On Friday, May 15, 2020, the Small Business Administration released its Paycheck Protection Program (PPP) Loan Forgiveness Application (see link). This new form clears up several, but not all, vague or confusing issues we have discussed previously with regard to the guidance on the PPP Loans. A week later on May 22nd, the SBA issued its interim rules on loan forgiveness to supplement the Loan Forgiveness Application.
Options for when eight-week covered period begins
For payroll costs only, the PPP Loan Forgiveness Application provides the option of marking the beginning of your eight-week (56 days) covered period either on the first day the loan was disbursed (“covered period”) or on the first day of the first pay period following disbursement of the PPP loan (“alternative covered period”). The eight-week covered period for non-payroll costs still begins on the day the loan was disbursed, so it is possible you may have two covered periods if you choose the alternative covered period for payroll costs. Additionally, it appears that the eight-week period can extend past June 30, which is not necessarily consistent with the guidance in the CARES Act. Hopefully, this will be clarified in future guidance from the SBA.
When forgiveness-eligible costs are incurred or paid
The CARES Act and PPP Loan guidance included the confusing instruction that payroll and non-payroll costs must be incurred and paid during the covered period to be considered eligible for forgiveness. The Loan Forgiveness Application clarifies that payroll and non-payroll costs incurred but not paid during the covered or alternative covered period are still eligible for loan forgiveness if they are paid on or before the next regular payroll or billing date. Additionally, the form and supplemental guidance clarifies that payroll costs incurred or payroll paid during the covered period qualify for forgiveness. The guidance makes clear you cannot double count payroll or non-payroll costs. Expenses can be paid after the covered period and still be included in the forgiveness calculation as long as they are paid before the next billing date. Expenses that were incurred before the covered period and paid during the covered period can be included in the forgiveness calculation. One thing that is not spelled out is whether you can include more than eight weeks of payroll by including paid compensation and incurred compensation. We believe you probably can, but there were no clear examples in the guidance.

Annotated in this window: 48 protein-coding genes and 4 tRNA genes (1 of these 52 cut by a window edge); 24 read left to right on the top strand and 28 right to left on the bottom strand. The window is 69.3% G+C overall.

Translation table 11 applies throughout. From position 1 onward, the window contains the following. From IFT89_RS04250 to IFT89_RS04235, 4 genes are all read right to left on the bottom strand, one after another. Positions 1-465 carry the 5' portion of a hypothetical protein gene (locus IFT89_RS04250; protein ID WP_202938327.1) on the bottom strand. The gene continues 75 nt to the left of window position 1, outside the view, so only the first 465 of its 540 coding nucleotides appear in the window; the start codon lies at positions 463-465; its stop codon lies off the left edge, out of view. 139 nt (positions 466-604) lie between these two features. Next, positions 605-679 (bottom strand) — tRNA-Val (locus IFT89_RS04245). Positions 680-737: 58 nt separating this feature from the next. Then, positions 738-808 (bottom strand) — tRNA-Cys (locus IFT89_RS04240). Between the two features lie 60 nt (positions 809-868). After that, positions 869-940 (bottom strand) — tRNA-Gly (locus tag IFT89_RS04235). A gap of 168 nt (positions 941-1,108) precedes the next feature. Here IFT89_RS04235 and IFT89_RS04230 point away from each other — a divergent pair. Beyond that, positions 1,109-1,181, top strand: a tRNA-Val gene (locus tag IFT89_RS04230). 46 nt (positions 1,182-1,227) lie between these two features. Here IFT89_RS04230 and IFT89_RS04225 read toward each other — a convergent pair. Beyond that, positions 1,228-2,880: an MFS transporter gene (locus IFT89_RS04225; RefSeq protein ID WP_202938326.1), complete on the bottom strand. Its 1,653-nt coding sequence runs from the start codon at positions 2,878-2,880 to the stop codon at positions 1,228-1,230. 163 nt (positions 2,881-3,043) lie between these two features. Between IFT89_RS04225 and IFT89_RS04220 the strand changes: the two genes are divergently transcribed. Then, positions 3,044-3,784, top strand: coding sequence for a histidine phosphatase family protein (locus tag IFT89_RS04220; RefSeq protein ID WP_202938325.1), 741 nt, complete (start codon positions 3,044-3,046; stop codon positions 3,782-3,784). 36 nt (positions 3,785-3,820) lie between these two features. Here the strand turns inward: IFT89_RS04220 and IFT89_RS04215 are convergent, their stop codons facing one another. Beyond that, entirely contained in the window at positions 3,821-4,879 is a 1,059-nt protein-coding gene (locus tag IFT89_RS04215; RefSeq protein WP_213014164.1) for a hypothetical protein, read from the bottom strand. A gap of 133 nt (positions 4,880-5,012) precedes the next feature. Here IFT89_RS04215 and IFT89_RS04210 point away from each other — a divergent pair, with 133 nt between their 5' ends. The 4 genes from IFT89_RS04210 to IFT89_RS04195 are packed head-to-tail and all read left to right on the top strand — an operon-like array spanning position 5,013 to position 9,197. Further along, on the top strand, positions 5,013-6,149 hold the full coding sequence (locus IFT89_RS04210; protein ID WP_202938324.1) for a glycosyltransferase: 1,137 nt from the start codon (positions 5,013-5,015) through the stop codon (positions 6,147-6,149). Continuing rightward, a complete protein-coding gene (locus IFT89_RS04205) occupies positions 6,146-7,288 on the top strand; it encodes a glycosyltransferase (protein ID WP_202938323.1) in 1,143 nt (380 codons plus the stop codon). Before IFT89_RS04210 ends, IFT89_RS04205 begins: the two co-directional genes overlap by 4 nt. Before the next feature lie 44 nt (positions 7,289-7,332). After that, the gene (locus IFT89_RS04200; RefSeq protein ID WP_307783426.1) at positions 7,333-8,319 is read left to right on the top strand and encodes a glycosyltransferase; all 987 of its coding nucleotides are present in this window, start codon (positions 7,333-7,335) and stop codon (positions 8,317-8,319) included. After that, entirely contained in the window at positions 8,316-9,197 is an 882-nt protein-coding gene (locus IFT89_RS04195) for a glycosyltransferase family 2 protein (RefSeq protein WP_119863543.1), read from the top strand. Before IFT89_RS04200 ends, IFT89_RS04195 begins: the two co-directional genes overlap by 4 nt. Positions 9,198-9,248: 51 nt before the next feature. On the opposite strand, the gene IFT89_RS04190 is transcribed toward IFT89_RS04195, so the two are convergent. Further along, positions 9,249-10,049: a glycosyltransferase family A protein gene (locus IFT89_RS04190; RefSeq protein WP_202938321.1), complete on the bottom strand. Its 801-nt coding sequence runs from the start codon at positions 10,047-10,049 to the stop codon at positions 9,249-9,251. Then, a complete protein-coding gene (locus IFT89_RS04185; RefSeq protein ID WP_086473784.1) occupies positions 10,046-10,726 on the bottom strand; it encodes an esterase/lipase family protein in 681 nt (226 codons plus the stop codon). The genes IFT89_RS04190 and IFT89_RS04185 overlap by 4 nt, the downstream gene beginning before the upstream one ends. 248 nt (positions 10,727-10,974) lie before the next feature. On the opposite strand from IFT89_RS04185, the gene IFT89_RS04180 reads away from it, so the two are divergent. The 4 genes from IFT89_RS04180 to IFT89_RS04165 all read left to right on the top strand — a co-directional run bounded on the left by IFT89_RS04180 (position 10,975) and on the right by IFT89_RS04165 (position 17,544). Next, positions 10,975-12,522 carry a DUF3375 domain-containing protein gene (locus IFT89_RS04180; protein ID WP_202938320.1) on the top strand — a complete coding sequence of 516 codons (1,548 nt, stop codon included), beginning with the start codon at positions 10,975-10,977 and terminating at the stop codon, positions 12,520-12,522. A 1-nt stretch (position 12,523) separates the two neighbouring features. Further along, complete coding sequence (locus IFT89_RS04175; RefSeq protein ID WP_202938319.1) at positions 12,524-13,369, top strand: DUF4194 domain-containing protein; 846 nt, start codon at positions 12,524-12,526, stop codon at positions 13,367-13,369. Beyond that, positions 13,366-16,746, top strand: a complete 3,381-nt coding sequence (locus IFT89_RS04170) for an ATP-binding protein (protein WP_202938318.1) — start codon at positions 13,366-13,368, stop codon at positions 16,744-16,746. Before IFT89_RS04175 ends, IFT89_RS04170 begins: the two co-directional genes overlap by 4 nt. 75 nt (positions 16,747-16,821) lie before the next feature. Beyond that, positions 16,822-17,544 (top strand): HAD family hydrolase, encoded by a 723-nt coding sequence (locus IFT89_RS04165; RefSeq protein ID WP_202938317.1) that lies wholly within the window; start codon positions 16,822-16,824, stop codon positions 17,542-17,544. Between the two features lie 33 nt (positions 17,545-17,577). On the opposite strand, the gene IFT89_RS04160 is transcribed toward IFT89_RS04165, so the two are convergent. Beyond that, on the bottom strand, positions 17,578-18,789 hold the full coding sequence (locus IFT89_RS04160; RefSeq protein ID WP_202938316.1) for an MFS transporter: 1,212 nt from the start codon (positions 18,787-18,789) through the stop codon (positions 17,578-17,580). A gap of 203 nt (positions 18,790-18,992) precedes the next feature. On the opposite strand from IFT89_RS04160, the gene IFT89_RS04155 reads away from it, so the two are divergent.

New Limitation on Owner’s Compensation or Partner/Member Forgiveness
The Loan Forgiveness Application form and supplemental guidance introduced a new limitation on owner’s compensation that qualified for forgiveness. Compensation to owner/employees and partner/members cannot exceed the annualized amount paid in 2019 to be eligible for forgiveness. The amount that can be included in the forgiveness calculation is limited to 8/52 of 2019 compensation. Therefore, you cannot increase the compensation rate of owners above the prior year level in order to increase the amount eligible for forgiveness.
Accounting for wage/salary reduction
The Loan Forgiveness Application specifies that forgiveness will be reduced if annualized salaries or hourly wages for employees were reduced more than 25% during the covered/alternative covered period when compared to the annualized salaries or hourly wages paid between 1/1/2020 and 3/31/2020. If, however, salaries or hourly wages that were reduced by more than 25% between 2/15/2020 and 4/26/2020 are restored to pre-2/15/2020 levels prior to 6/30/2020, the Application provides a “safe harbor” calculation to eliminate the forgiveness reduction.
Instructions for how to calculate FTEs
For the first time, the SBA has defined exactly how it wants businesses to calculate their full-time equivalent (FTE) employees. Unlike other frequently used methods that use a 30-hour work week, the SBA stipulates that FTEs should be calculated using a 40-hour work week. If, however, FTEs that were reduced between 2/15/2020 and 4/26/2020 are restored to pre-2/15/2020 levels prior to 6/30/2020, the Loan Forgiveness Application provides a “safe harbor” calculation to eliminate the forgiveness reduction.
Exceptions to loan reduction related to FTEs
The Loan Forgiveness Application confirms that the following will NOT reduce a borrower’s loan forgiveness:
- The borrower makes a good faith written offer to rehire an employee during the covered/alternative covered period that the employee rejects
- Any employee fired for cause, voluntarily resigns, or voluntarily requests and receives reduced hours during the covered/alternative covered period
- Any open roles resulting from the scenarios described above remained unfilled by new employees
WBL is here to help. We will be updating our loan forgiveness calculator sometime this week. The SBA has also indicated that more clarification will be forthcoming. There are discussions underway about extending the eight-week covered period or changing the requirement that 75% of the PPP Loan must be used to cover payroll costs to be eligible for forgiveness, but these changes would require congressional action. Stay tuned. Our team continues to monitor the local, national and international news as well as detailed communications from government organizations. We share updates and recommendations with you as quickly as we can. Please contact us if we can be of help.